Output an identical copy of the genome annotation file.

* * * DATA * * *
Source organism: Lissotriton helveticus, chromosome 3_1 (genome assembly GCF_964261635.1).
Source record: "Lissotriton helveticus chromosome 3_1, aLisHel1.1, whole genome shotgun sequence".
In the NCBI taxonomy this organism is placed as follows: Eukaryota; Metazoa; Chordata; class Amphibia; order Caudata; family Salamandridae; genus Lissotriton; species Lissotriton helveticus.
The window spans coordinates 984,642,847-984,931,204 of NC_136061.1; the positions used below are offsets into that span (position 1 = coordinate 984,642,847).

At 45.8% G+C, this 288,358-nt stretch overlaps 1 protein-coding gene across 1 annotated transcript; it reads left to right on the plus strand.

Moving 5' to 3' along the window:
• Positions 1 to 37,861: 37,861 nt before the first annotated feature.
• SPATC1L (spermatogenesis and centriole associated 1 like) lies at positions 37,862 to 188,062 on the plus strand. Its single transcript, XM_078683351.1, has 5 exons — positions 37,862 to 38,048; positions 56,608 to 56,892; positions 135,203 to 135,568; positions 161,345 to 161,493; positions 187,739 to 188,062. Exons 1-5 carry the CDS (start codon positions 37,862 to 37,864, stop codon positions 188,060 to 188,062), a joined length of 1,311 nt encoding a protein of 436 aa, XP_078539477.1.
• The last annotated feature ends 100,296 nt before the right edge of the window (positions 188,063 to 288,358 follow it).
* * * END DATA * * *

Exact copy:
Source organism: Lissotriton helveticus, chromosome 3_1 (genome assembly GCF_964261635.1).
Source record: "Lissotriton helveticus chromosome 3_1, aLisHel1.1, whole genome shotgun sequence".
In the NCBI taxonomy this organism is placed as follows: Eukaryota; Metazoa; Chordata; class Amphibia; order Caudata; family Salamandridae; genus Lissotriton; species Lissotriton helveticus.
The window spans coordinates 984,642,847-984,931,204 of NC_136061.1; the positions used below are offsets into that span (position 1 = coordinate 984,642,847).

At 45.8% G+C, this 288,358-nt stretch overlaps 1 protein-coding gene across 1 annotated transcript; it reads left to right on the plus strand.

Moving 5' to 3' along the window:
• Positions 1 to 37,861: 37,861 nt before the first annotated feature.
• SPATC1L (spermatogenesis and centriole associated 1 like) lies at positions 37,862 to 188,062 on the plus strand. Its single transcript, XM_078683351.1, has 5 exons — positions 37,862 to 38,048; positions 56,608 to 56,892; positions 135,203 to 135,568; positions 161,345 to 161,493; positions 187,739 to 188,062. Exons 1-5 carry the CDS (start codon positions 37,862 to 37,864, stop codon positions 188,060 to 188,062), a joined length of 1,311 nt encoding a protein of 436 aa, XP_078539477.1.
• The last annotated feature ends 100,296 nt before the right edge of the window (positions 188,063 to 288,358 follow it).